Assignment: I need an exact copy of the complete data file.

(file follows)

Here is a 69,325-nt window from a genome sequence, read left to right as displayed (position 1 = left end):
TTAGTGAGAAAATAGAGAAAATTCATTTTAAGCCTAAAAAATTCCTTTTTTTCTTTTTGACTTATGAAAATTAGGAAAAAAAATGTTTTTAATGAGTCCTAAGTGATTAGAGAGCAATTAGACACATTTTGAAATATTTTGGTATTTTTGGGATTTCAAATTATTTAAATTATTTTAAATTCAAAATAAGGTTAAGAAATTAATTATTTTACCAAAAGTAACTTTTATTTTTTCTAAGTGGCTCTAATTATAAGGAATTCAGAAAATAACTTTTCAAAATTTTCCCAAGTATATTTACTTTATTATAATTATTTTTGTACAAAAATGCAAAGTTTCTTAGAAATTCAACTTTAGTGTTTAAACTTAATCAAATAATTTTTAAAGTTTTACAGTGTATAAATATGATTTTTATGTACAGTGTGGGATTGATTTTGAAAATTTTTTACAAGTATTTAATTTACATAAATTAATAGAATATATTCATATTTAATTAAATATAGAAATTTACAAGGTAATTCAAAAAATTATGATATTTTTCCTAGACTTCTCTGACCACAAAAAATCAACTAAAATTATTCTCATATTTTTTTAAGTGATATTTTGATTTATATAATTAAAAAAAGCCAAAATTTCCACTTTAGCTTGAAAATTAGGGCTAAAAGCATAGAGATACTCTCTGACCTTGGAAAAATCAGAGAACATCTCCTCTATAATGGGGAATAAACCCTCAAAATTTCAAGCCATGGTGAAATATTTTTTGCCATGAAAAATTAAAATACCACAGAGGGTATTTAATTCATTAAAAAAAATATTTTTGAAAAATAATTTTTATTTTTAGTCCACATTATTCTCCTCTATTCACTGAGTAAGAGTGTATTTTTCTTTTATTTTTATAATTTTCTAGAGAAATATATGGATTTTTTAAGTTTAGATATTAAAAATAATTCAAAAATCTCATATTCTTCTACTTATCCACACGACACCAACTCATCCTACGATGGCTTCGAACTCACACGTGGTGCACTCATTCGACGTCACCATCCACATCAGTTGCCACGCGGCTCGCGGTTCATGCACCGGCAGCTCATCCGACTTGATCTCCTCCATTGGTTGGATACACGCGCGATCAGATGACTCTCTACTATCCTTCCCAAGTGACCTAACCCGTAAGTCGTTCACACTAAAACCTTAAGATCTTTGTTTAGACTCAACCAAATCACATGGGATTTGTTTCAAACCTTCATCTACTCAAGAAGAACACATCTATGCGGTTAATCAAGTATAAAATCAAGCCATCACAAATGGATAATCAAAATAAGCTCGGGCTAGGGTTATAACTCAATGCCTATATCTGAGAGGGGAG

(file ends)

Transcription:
Here is a 69,325-nt window from a genome sequence, read left to right as displayed (position 1 = left end):
TTAGTGAGAAAATAGAGAAAATTCATTTTAAGCCTAAAAAATTCCTTTTTTTCTTTTTGACTTATGAAAATTAGGAAAAAAAATGTTTTTAATGAGTCCTAAGTGATTAGAGAGCAATTAGACACATTTTGAAATATTTTGGTATTTTTGGGATTTCAAATTATTTAAATTATTTTAAATTCAAAATAAGGTTAAGAAATTAATTATTTTACCAAAAGTAACTTTTATTTTTTCTAAGTGGCTCTAATTATAAGGAATTCAGAAAATAACTTTTCAAAATTTTCCCAAGTATATTTACTTTATTATAATTATTTTTGTACAAAAATGCAAAGTTTCTTAGAAATTCAACTTTAGTGTTTAAACTTAATCAAATAATTTTTAAAGTTTTACAGTGTATAAATATGATTTTTATGTACAGTGTGGGATTGATTTTGAAAATTTTTTACAAGTATTTAATTTACATAAATTAATAGAATATATTCATATTTAATTAAATATAGAAATTTACAAGGTAATTCAAAAAATTATGATATTTTTCCTAGACTTCTCTGACCACAAAAAATCAACTAAAATTATTCTCATATTTTTTTAAGTGATATTTTGATTTATATAATTAAAAAAAGCCAAAATTTCCACTTTAGCTTGAAAATTAGGGCTAAAAGCATAGAGATACTCTCTGACCTTGGAAAAATCAGAGAACATCTCCTCTATAATGGGGAATAAACCCTCAAAATTTCAAGCCATGGTGAAATATTTTTTGCCATGAAAAATTAAAATACCACAGAGGGTATTTAATTCATTAAAAAAAATATTTTTGAAAAATAATTTTTATTTTTAGTCCACATTATTCTCCTCTATTCACTGAGTAAGAGTGTATTTTTCTTTTATTTTTATAATTTTCTAGAGAAATATATGGATTTTTTAAGTTTAGATATTAAAAATAATTCAAAAATCTCATATTCTTCTACTTATCCACACGACACCAACTCATCCTACGATGGCTTCGAACTCACACGTGGTGCACTCATTCGACGTCACCATCCACATCAGTTGCCACGCGGCTCGCGGTTCATGCACCGGCAGCTCATCCGACTTGATCTCCTCCATTGGTTGGATACACGCGCGATCAGATGACTCTCTACTATCCTTCCCAAGTGACCTAACCCGTAAGTCGTTCACACTAAAACCTTAAGATCTTTGTTTAGACTCAACCAAATCACATGGGATTTGTTTCAAACCTTCATCTACTCAAGAAGAACACATCTATGCGGTTAATCAAGTATAAAATCAAGCCATCACAAATGGATAATCAAAATAAGCTCGGGCTAGGGTTATAACTCAATGCCTATATCTGAGAGGGGAG